STORY BY KATE KURKA
Drake University Athletics and the Missouri Valley Conference recently announced they have finalized a partnership with ESPN3, an online only platform of the ESPN network.
Starting in October, all women’s volleyball games as well as men’s and women’s basketball games will be available to stream via ESPN3.
Not only is this a chance to heighten exposure for Drake and other MVC teams, but also an experience opportunity for students in the Valley.
Students will be responsible for not only filming the games but will have a hand in the production as well. Students will also help create graphics and direct productions.
The experience the students are gaining is different from the average college job. They will be working on a professional broadcast that can be viewed worldwide.
Terrence Thames, the Creative Services Coordinator for Drake University, is excited about the possibilities it will open up to students.
“Everything we’re doing is the exact same as ESPN.” Thames said. “We’re running an ESPN broadcast…. Giving students these opportunities is how they will set themselves apart in a crowded market.”
David Wright, an Associate Professor at the Drake School of Journalism and Mass Communication, agrees with Thames.
“We love practical experience, so it’s a match made in heaven,” Wright said.
Wright would like to eventually see students not only running the production behind the scenes but in front of the camera as well.
Thus could be happening as early as next spring in terms of shadowing and training to start as soon as the basketball season begins.
Wright is confident that Drake students can handle the level of professionalism it takes to be a talent for ESPN.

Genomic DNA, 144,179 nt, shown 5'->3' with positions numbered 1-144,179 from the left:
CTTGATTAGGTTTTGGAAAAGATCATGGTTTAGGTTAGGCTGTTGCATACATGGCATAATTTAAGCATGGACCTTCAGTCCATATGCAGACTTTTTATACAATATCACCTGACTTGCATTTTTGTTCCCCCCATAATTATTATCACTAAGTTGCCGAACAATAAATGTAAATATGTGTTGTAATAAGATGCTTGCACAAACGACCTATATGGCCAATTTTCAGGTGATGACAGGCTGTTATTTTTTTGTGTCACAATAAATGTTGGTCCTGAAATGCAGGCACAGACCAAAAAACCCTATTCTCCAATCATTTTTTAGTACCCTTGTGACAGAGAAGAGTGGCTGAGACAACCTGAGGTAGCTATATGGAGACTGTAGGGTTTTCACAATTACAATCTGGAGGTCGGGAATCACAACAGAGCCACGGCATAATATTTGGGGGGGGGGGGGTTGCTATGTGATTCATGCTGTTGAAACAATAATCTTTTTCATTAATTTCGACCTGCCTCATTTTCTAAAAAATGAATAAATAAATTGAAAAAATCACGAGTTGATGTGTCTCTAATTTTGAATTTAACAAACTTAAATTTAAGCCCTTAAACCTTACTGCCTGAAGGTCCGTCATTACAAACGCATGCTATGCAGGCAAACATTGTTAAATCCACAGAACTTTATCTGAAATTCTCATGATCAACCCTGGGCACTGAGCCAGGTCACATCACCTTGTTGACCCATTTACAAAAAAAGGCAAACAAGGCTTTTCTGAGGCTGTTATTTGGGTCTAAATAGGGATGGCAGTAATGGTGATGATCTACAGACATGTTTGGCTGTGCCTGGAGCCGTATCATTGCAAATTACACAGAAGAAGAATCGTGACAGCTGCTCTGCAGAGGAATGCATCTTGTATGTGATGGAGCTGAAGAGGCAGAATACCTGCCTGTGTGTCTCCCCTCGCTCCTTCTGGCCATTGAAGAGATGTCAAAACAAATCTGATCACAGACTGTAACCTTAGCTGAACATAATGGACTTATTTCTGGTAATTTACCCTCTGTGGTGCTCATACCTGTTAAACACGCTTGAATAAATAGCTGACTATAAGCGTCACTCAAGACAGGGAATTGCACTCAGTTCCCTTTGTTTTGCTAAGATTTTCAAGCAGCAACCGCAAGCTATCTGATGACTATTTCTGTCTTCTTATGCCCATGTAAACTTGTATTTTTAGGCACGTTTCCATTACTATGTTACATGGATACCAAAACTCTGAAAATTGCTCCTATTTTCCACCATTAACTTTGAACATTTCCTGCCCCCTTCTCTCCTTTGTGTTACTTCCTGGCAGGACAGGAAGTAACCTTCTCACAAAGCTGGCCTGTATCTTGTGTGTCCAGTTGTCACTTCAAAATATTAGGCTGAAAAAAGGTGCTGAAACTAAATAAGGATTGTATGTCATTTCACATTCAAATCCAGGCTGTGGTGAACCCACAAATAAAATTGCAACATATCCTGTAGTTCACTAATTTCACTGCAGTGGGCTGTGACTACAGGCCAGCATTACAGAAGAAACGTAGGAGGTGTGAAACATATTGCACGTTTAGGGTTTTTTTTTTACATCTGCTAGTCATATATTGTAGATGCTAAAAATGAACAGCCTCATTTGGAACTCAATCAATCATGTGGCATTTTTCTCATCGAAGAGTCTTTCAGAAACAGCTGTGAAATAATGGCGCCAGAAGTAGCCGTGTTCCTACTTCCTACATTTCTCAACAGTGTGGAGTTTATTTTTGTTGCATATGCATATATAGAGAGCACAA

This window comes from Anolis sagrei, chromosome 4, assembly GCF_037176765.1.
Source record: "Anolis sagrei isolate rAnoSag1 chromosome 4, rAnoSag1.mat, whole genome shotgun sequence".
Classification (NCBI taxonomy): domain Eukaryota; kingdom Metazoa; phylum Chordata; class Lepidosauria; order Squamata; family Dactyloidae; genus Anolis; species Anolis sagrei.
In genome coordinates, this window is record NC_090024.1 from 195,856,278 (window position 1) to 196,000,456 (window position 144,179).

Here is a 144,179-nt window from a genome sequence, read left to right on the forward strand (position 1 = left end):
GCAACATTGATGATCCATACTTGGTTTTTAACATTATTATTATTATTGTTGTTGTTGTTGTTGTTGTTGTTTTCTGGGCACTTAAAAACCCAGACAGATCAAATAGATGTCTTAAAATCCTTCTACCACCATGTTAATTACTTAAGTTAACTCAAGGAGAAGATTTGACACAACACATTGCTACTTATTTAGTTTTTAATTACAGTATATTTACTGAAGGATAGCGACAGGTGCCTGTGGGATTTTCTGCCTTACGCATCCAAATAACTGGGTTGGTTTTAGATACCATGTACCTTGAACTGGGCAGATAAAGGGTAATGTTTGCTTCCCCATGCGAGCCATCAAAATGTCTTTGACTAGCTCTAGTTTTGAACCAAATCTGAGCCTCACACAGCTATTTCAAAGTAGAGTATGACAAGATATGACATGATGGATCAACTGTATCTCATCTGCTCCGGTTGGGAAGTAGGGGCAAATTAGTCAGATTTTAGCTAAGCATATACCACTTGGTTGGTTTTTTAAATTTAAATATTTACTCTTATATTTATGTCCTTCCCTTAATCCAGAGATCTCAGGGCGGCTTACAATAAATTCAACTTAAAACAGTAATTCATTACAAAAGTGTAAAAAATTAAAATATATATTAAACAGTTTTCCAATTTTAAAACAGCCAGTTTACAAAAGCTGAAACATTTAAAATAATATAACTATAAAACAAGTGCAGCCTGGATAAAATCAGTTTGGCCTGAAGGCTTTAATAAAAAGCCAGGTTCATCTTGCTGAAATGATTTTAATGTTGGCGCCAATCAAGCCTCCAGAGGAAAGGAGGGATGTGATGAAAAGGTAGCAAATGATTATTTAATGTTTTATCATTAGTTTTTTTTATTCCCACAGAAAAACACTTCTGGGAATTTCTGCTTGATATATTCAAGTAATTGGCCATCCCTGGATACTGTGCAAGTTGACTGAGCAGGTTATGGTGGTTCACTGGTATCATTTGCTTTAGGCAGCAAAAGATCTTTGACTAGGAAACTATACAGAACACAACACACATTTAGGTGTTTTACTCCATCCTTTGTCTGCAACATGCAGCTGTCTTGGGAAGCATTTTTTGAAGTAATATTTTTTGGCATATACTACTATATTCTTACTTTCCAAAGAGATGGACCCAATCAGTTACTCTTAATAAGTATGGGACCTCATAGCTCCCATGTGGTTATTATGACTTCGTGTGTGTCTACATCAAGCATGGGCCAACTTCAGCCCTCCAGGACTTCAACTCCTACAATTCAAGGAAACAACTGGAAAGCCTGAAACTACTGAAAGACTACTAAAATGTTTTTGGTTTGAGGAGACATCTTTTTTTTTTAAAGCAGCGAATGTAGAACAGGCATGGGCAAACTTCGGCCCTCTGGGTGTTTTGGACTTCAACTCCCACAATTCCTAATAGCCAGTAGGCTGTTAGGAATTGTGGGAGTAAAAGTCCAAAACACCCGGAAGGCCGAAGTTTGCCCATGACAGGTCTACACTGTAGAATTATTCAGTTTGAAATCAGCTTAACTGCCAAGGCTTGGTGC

At the same time, Wright, as well as Drake Communications, is hoping that ESPN will take advantage of the opportunity and increased audience offered by the MVC.
Mark Lesser, the interim coordinator of Creative Services, is excited to be working with students who are new to the field.
“In some ways, it’s better than working with veterans,” Lesser said. “(The students) are passionate about what they do and learning the new technology.”
While a completely student-run production is exciting in many ways, there is also a hindrance in the size of the staff. The Creative Services team consists of only 35 students of varying educational backgrounds.
In the coming months, however, Thames and Lesser both worry about moving from staffing seven to staffing 15 students per game. While it will be a transition at first, the prospect of expanding the Creative Services staff is welcomed.
To become a part of the Creative Services team, or for more information about The Valley on ESPN3, students can contact Terrence Thames at email@example.com.